Every time I travel, I have this crazy thought on the last day of my trip. It usually strikes me as I'm showering for the final time in a foreign city, or packing up my belongings and mulling over the trinkets and goodies I'm bringing back for family and friends. Or as I'm standing on my hotel balcony, sitting in the garden of the Airbnb I rented or walking the streets of this far-off country for one last time. It doesn't actually matter what I'm doing. It's the fact that it's my final day before heading home that makes this thought pop into my head. It happens like clockwork. The thought is simple: What if I never left?

It starts out as one tiny question in my ear, but it quickly morphs into so much more. A cloud of questions and possibilities, and eventually a full-blown plan of action. The question becomes a narrated episode in the matter of minutes.

It goes like this:

What if I just never went to the airport? If I ran away from the hotel I'm staying in and completely skipped my flight. What would happen next?

To state the obvious, I would not be landing in John F. Kennedy Airport in New York City (my current home base) within X hours. My family would have no idea where I was. Would I tell them that I decided to stay back and not return home just yet?

I'd have to. At least in order to avoid a Liam Neeson
type episode with a SWAT crew searching for me and an expensive bill my family would foot for an investigation that would lead nowhere.

So I'd tell them. And they, along with my conscience, would question my job, my bills, my responsibilities, maybe even my sanity.

But I could make it work, I tell myself. I'd get a job at a bakery or coffee shop, scooping gelato or serving beer to start. I'd pick up the language in a matter of months and then maybe I could teach English at a local school.

I'd rent a little apartment with my savings and new earnings. Nothing fancy, just the bare necessities of a kitchen, bathroom and bed. Maybe a nice view or a private patio if I'm lucky. I'd forgo a television, shop at the local markets and ride a bicycle to save money. I'd befriend my neighbors, chat with locals and get lost in a city that I'd eventually call home.

Maybe not forever, maybe not for long at all. But the tantalizing idea of skipping one flight and completely changing my life is almost too tempting to pass up.

So on my last day of travel, as I shower in the tiny hotel bathroom, eat my final croissant for breakfast and say hello to local merchants with a sad twinkle in my eye, I consider what it might take to turn this fantasy into a reality.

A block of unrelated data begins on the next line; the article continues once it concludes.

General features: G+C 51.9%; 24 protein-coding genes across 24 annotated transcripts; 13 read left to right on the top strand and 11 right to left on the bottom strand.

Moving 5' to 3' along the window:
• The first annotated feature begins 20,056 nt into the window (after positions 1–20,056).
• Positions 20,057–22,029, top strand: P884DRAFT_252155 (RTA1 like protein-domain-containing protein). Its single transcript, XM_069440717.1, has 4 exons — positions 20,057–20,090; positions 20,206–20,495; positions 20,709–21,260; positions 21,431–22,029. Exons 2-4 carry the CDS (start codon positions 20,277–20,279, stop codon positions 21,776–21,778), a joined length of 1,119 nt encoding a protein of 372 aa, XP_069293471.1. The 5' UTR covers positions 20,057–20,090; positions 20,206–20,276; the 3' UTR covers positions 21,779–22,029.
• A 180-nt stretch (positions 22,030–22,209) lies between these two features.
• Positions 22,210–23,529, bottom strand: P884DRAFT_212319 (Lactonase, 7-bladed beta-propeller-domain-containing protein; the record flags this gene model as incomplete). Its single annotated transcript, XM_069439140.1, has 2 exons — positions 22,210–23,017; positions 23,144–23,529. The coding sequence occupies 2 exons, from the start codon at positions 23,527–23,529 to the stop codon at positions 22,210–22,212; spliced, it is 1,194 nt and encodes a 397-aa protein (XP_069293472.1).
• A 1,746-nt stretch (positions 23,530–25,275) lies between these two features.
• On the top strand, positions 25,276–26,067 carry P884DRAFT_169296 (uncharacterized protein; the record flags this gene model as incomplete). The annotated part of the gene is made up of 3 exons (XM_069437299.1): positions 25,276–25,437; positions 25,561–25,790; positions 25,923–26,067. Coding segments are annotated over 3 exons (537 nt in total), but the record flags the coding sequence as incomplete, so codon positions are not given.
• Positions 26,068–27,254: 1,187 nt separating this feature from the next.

I highly doubt I'm the only one who's let this scenario play out in their mind when traveling.

Perhaps it's just that wanderlust feeling pulling on our heartstrings, creeping into our minds and whispering "Don't go!" as we pack our bags. Or maybe it's a subconscious desire to throw everything to the wind
 forget all our responsibilities and leave the world behind us.
Either way, it's an inescapable thought that we globe-trotters are faced with as we explore the world. So let's consider, for a moment, what might happen if we really did give in to this fantastical thought. What would we need to do and think about to make that dream a reality? 

Language. Do you know the language already, or can you easily adapt without it and learn as you go? Maybe you don't mind the challenge of picking it up. Be sure to consider any dialect spoken by the locals.

Cost of living. If it's a relatively expensive city/town/island, and your plan is to get by on a part-time salary, you might not have the best experience. Make sure housing, food and utilities are within your expected means, enough so that you can still enjoy this new place without being on a super shoestring budget.

Support. Whether you think so or not, the type of support system you have at (your original) home is crucial. Knowing that your loved ones are there for you and behind your decision, no matter how crazy or spontaneous it is, will help make your transition smoother and less scary. 

Vibes. Lastly, you need to feel at home in this destination. This is something you can't just consider, but need to actually feel. The vibe and intuitive impression you get from a city will help you determine whether it's right for you to settle into. Basically, you’ll just know. Because it will feel right.

By Angelina Zeppieri

Angelina is a ​lifestyle writer and explorer from New York City, focusing on travel, food and other important things. You can usually find her on a yoga mat, at a wine store or off on a new adventure. Follow her on Instagram and her blog.